Friendly Fire

I've noticed that when I write entries about movies I generally disliked, I'll start off by describing the few good points I found in the film, and when I write entries about movies I generally liked, I'll start off by nitpicking the few little problems I had. So you'll probably be able to guess how I felt about the latest Marvel movie, Captain America: Civil War when I begin with a couple of incredibly minor complaints.

Actually, no. Let's begin with a quick plot summary. Despite it having "Captain America" in the title, this really functions as a third Avengers movie. Our heroes are still dealing with the fallout, both physical and emotional, of the events in Age of Ultron, but barely have time to breath before another crisis breaks out in Lagos. When some civilians are killed in the fray, the governments of the world decide they've had enough of these people doing as they please with zero oversight or consequence, and propose that the Avengers sign a pledge to be bound to UN decisions. Iron Man supports this measure. Captain America does not. There's also the matter of Bucky, the Winter Soldier. The world wants him dead for his various crimes, both real and assumed, but Captain America's friendship with him pushes Cap even further away from the accords. A rift forms, then widens.

Iron Man is joined, among others, by War Machine, Vision, and a little guy you may know as Spider-Man. Captain America is joined, among others, by Scarlet Witch, Hawkeye, and a little guy you may know as Ant-Man. And then there's the character without a team, but who is working towards his own ends: Black Panther, played by Chadwick Boseman.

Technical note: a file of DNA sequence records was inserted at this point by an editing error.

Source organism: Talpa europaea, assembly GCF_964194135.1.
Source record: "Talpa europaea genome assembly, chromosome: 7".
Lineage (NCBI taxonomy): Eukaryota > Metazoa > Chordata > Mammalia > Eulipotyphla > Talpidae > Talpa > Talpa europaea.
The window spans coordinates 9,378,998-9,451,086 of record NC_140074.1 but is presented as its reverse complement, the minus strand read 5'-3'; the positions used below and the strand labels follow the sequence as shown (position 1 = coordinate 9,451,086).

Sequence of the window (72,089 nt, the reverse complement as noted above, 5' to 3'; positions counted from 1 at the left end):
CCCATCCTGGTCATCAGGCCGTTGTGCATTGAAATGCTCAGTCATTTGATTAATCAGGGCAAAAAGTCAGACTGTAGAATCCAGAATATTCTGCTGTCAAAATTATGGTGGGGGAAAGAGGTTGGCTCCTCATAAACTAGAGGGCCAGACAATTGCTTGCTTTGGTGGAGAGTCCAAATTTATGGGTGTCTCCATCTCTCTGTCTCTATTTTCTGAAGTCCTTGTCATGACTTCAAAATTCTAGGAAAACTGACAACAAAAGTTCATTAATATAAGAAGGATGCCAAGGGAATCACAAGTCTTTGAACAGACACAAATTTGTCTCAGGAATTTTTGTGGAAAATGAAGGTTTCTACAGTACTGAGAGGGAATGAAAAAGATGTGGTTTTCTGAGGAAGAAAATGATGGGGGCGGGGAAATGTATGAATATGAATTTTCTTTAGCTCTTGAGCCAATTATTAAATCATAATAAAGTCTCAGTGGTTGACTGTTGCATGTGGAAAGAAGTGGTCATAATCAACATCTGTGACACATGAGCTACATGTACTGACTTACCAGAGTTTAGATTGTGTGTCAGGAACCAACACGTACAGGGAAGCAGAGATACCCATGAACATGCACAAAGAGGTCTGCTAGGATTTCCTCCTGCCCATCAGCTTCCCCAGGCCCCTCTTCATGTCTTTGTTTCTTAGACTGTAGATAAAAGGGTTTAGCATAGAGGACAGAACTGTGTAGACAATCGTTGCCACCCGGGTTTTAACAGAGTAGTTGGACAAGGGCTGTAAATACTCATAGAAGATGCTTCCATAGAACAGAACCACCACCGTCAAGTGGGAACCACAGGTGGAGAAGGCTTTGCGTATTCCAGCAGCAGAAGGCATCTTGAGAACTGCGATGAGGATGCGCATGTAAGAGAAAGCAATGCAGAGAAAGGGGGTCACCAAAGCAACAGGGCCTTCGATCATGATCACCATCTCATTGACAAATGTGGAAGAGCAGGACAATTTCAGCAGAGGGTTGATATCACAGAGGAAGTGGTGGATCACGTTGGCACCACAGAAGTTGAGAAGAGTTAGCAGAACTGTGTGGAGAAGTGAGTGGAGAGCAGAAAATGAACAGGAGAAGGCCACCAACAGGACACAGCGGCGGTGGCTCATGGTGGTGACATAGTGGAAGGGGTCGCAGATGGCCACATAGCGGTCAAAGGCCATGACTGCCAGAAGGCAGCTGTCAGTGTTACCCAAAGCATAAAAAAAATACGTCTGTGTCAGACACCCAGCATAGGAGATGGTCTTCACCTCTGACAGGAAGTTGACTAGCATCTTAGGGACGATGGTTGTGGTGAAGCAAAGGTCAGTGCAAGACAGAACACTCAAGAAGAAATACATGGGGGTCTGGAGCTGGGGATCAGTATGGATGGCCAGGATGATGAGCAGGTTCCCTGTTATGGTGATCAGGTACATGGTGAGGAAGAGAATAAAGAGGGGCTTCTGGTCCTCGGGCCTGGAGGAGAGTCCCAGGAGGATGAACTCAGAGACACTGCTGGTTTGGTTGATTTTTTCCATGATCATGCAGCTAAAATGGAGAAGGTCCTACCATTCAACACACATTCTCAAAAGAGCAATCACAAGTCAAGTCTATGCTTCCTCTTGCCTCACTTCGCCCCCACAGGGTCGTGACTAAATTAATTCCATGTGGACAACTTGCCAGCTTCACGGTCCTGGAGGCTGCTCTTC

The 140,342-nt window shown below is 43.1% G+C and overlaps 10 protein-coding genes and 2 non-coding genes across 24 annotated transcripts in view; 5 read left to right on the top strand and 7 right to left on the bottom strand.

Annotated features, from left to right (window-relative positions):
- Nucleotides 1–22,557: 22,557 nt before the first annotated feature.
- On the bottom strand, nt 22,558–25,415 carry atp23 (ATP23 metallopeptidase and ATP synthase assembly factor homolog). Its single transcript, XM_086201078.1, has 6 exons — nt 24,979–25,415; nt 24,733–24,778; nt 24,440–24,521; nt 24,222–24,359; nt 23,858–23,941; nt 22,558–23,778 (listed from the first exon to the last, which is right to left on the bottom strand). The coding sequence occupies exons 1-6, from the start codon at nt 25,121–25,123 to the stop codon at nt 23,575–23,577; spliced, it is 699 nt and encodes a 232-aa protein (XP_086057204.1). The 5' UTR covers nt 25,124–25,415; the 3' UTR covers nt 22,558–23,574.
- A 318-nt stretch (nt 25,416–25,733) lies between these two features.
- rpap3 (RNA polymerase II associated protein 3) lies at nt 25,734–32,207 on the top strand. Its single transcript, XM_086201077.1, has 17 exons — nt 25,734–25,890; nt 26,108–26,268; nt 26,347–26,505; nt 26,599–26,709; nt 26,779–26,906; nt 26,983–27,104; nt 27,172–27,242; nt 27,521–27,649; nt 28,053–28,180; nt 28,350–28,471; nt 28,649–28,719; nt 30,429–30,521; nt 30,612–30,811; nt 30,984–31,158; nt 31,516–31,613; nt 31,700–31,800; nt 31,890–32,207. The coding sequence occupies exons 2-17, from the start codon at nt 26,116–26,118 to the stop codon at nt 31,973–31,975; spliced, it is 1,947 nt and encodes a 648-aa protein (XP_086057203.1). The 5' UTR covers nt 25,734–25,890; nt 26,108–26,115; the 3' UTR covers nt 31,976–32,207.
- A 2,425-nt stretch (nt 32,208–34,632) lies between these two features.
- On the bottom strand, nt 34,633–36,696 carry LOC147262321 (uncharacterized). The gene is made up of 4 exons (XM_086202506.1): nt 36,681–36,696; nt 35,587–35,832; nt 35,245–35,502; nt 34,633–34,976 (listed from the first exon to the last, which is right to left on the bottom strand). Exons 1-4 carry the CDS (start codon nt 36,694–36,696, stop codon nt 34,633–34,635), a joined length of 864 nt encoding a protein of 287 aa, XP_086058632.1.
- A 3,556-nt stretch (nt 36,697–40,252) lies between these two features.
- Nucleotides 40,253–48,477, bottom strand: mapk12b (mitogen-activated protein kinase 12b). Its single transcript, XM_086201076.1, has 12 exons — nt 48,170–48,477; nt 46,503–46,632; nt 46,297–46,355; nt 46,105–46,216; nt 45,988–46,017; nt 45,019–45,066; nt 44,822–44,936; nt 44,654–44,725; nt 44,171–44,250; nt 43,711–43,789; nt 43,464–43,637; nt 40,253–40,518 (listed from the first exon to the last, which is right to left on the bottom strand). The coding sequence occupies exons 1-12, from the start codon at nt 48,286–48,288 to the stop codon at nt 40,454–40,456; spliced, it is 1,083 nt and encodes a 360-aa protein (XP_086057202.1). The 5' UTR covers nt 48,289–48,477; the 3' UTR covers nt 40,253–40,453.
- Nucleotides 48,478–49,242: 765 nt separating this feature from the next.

OK, so those minor complaints I was talking about. The villain in this movie had a plan that's so ridiculously labyrinthine and complicated that he couldn't possibly hope to put it into motion without some major contrivance. Martin Freeman's character has an American accent, which he's not great at. Aunt May is too young and pretty. Hawkeye is typically useless, and is as much of a sore thumb as he's been in the other movies of the franchise. And...that's about it. Everything else is great!

Really, the best thing that can be said about it is that it takes an incredibly complex moral situation and makes a good case for both sides. I found myself siding more with Iron Man, while the friend I saw the movie with opted for Captain America's side, but both points of view are completely understandable. And what's more important, both points of view are flawed as well.

There is a plethora of characters to address in Civil War, and none of them get short shrift. Tom Holland's portrayal of Spider-Man is the best one I've seen yet, and Chadwick Boseman was an incredibly great Black Panther. Really, all the problems I had with Age of Ultron were addressed with aplomb (except the inclusion of Hawkeye, but whatever).

Normally, I'm happy to be one-and-done with the Marvel movies, but the themes explored in Civil War have actively made me want to sit down and watch it again, and that's just about the highest compliment I can pay to a summer blockbuster. This one has brains as well as muscles, and I wish we saw movies like it more often.

Captain America: Civil War: A-


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